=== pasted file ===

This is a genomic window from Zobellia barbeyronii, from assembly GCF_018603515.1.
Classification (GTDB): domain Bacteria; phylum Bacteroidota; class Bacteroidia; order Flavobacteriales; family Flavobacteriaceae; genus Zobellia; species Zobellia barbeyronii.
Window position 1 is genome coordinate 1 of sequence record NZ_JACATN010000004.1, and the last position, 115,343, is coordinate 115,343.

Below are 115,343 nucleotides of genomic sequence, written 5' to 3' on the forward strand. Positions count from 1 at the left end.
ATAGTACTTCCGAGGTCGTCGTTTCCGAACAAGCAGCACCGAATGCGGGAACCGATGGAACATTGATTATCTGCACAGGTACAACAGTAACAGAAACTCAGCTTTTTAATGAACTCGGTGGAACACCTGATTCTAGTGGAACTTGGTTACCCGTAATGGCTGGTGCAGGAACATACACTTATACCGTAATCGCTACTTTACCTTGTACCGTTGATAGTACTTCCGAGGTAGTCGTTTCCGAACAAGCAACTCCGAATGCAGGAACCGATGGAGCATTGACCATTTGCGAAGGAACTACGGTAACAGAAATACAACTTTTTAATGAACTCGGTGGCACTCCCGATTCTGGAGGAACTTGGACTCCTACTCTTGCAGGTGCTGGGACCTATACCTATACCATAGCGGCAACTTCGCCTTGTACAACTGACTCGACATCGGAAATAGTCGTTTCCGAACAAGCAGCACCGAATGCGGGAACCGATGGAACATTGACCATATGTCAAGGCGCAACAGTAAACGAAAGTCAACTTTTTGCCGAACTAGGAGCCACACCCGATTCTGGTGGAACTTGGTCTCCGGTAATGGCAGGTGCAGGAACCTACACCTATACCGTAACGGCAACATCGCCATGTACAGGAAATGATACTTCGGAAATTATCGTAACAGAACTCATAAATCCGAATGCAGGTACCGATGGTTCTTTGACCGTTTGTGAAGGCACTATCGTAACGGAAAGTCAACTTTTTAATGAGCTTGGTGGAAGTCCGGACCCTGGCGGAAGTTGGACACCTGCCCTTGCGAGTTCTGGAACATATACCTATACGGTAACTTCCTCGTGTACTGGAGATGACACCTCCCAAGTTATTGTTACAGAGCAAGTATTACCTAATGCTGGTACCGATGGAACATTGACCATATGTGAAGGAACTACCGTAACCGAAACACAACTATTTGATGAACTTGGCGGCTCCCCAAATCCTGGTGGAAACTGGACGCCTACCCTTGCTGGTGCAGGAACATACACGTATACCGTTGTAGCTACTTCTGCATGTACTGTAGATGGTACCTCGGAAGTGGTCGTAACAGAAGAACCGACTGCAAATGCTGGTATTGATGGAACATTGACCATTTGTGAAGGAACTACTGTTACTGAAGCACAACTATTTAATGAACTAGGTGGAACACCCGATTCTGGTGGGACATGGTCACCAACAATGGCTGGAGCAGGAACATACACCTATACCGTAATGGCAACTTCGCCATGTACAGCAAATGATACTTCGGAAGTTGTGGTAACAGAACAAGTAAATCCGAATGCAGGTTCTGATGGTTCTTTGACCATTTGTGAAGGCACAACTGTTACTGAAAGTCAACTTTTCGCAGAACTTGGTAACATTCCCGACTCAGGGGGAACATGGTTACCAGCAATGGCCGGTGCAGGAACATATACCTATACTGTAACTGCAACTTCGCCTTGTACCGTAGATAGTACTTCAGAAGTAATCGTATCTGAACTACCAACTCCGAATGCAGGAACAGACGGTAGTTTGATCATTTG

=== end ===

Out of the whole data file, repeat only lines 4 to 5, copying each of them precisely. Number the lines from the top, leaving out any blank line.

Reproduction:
Below are 115,343 nucleotides of genomic sequence, written 5' to 3' on the forward strand. Positions count from 1 at the left end.
ATAGTACTTCCGAGGTCGTCGTTTCCGAACAAGCAGCACCGAATGCGGGAACCGATGGAACATTGATTATCTGCACAGGTACAACAGTAACAGAAACTCAGCTTTTTAATGAACTCGGTGGAACACCTGATTCTAGTGGAACTTGGTTACCCGTAATGGCTGGTGCAGGAACATACACTTATACCGTAATCGCTACTTTACCTTGTACCGTTGATAGTACTTCCGAGGTAGTCGTTTCCGAACAAGCAACTCCGAATGCAGGAACCGATGGAGCATTGACCATTTGCGAAGGAACTACGGTAACAGAAATACAACTTTTTAATGAACTCGGTGGCACTCCCGATTCTGGAGGAACTTGGACTCCTACTCTTGCAGGTGCTGGGACCTATACCTATACCATAGCGGCAACTTCGCCTTGTACAACTGACTCGACATCGGAAATAGTCGTTTCCGAACAAGCAGCACCGAATGCGGGAACCGATGGAACATTGACCATATGTCAAGGCGCAACAGTAAACGAAAGTCAACTTTTTGCCGAACTAGGAGCCACACCCGATTCTGGTGGAACTTGGTCTCCGGTAATGGCAGGTGCAGGAACCTACACCTATACCGTAACGGCAACATCGCCATGTACAGGAAATGATACTTCGGAAATTATCGTAACAGAACTCATAAATCCGAATGCAGGTACCGATGGTTCTTTGACCGTTTGTGAAGGCACTATCGTAACGGAAAGTCAACTTTTTAATGAGCTTGGTGGAAGTCCGGACCCTGGCGGAAGTTGGACACCTGCCCTTGCGAGTTCTGGAACATATACCTATACGGTAACTTCCTCGTGTACTGGAGATGACACCTCCCAAGTTATTGTTACAGAGCAAGTATTACCTAATGCTGGTACCGATGGAACATTGACCATATGTGAAGGAACTACCGTAACCGAAACACAACTATTTGATGAACTTGGCGGCTCCCCAAATCCTGGTGGAAACTGGACGCCTACCCTTGCTGGTGCAGGAACATACACGTATACCGTTGTAGCTACTTCTGCATGTACTGTAGATGGTACCTCGGAAGTGGTCGTAACAGAAGAACCGACTGCAAATGCTGGTATTGATGGAACATTGACCATTTGTGAAGGAACTACTGTTACTGAAGCACAACTATTTAATGAACTAGGTGGAACACCCGATTCTGGTGGGACATGGTCACCAACAATGGCTGGAGCAGGAACATACACCTATACCGTAATGGCAACTTCGCCATGTACAGCAAATGATACTTCGGAAGTTGTGGTAACAGAACAAGTAAATCCGAATGCAGGTTCTGATGGTTCTTTGACCATTTGTGAAGGCACAACTGTTACTGAAAGTCAACTTTTCGCAGAACTTGGTAACATTCCCGACTCAGGGGGAACATGGTTACCAGCAATGGCCGGTGCAGGAACATATACCTATACTGTAACTGCAACTTCGCCTTGTACCGTAGATAGTACTTCAGAAGTAATCGTATCTGAACTACCAACTCCGAATGCAGGAACAGACGGTAGTTTGATCATTTG